Part of the resulting recommendations is the identification of social science and traditional knowledge as key scientific and technical needs in the implementation of the Strategic Plan for Biodiversity 2011‒2020. In the recommendation for the implementation of Target 13, it was recognized that “[a]dditional efforts should be made in a number of areas, including, among others: (a) and safeguarding genetic diversity in situ including, where appropriate, through biocultural approaches that promote conservation and restoration while valuing cultural and traditional knowledge; (b) Arriving at optimal balance between in situ and ex situ methods of conservation and their complementarity; (c) Enhance cooperation among Parties that use management mechanisms with biocultural approaches; (d) Further development, in some countries, of approaches to reduce market or commercial pressures that simplify crop and livestock systems.

 

My first foray in the very controversial and, therefore contentious, issue of synthetic biology was at the 18th session of the SBSTTA. The dynamics of working closely with other CSOs such as ETC Group and Friends of the Earth (FOE) and party delegates, such as Bolivia and the Africa group, worked well in obtaining important and updated information and widening the base of support.

The controversy rested on whether the CBD should establish international rules to govern the use of synthetic biology, much like it did through the Cartagena Protocol on Biosafety concerning living modified organisms. Countries, many of which were developed and thus stand to gain through their industry exploiting and employing synthetic biology techniques fought hard to keep that from happening again, while developing countries which stand to suffer from the negative consequences of synthetic biotechnology are on the other end of the negotiating table. SBSTTA-18 left many issues on this topic unresolved.

The battle over international governance of synthetic biology was continued at the 12th COP of the CBD held on October 2014 in Pyeongchang, South Korea. Near the end, the last issue wherein consensus seemed out of reach was over the words “and/or” in the phrase “in accordance with national, regional and/or international frameworks.” A consensus was arrived at when the air was cleared over what Parties on opposite sides of the table really want—that these do not necessarily conflict with each other.

To address international policymaking on climate change, I also participated as a representative of the Philippine government at the 18th COP to the UN Framework Convention on Climate Change (UNFCCC) held in Warsaw, Poland in November 2013. I was part of the Adaptation team which was headed by the Policy and Planning Office of the Department of Agriculture.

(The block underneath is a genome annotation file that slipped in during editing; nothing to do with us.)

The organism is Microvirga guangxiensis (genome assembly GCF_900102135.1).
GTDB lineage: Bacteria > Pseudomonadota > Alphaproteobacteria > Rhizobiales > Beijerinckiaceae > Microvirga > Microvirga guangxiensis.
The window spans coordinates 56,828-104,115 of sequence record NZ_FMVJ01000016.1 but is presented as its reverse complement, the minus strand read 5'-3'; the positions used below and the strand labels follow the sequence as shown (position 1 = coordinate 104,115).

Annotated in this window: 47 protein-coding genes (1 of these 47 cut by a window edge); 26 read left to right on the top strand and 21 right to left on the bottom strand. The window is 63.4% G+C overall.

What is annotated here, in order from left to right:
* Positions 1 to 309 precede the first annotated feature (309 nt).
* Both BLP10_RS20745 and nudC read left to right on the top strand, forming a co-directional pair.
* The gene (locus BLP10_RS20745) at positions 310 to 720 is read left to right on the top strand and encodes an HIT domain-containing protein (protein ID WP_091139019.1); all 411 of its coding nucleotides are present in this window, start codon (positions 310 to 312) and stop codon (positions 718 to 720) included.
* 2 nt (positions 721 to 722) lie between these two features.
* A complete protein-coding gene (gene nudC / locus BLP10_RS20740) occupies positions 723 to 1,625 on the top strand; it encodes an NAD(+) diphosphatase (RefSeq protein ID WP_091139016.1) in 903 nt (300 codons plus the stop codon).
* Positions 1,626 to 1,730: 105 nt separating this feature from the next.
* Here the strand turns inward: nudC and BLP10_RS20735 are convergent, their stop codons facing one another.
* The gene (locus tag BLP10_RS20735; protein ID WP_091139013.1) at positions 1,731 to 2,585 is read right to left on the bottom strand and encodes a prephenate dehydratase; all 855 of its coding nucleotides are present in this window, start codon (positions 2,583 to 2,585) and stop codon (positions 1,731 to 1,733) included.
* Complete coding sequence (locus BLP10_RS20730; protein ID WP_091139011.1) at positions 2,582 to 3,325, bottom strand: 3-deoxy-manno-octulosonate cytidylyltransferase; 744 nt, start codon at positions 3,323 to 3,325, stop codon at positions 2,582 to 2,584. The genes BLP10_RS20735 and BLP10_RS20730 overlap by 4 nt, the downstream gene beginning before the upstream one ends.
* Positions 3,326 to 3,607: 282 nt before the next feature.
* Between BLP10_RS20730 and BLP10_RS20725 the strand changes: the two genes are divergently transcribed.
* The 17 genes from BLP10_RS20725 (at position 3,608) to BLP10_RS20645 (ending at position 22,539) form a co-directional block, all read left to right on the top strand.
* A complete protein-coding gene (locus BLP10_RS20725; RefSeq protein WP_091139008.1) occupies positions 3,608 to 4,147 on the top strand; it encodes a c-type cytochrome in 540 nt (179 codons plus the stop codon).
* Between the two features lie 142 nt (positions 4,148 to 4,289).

The Philippines is closely aligned with G77 and China, through which the Philippine positions are put forward. As a strategy in the context of Haiyan, the group decided to let the Philippines speak to bolster the G77 and China position. At the SBSTA workshop on adaptation issues in agriculture, the G77 and China emphasized the important role of small farmers, underscored that the focus should be on adaptation and that a loss-and-damage mechanism is crucial, and bewailed the fact that the important role of small farmers was not mentioned in the presentations.

After heated and extended negotiations, the Warsaw International Mechanism for Loss and Damage to address loss and damage associated with impacts of climate change, was established. Even though there remains much to be desired in terms of its relation to the Cancun Adaptation Framework which aims to “enhance action on adaptation, including through international cooperation and coherent consideration of matters relating to adaptation under the Convention” and its role in relation to financial resources, the establishment of the Warsaw International Mechanism is important in SEARICE’s work because there are and will be physical and socio-economic limits to small farmers’ capacity to adapt in relation to PGRFA.

Despite the long days and nights at the negotiating table fighting over words and phrases, I find fulfillment in international policy work. It is very satisfying to know that I am able to contribute to the furthering of farmers' rights at a wide scale. However, I am aware that the fight does not end there. The final battleground is and always will be at the national and community level for farmers to take control of and exercise their right over PGRFA.

[Published in BREEDING CHANGE: SEARICE 2014-2015 Report]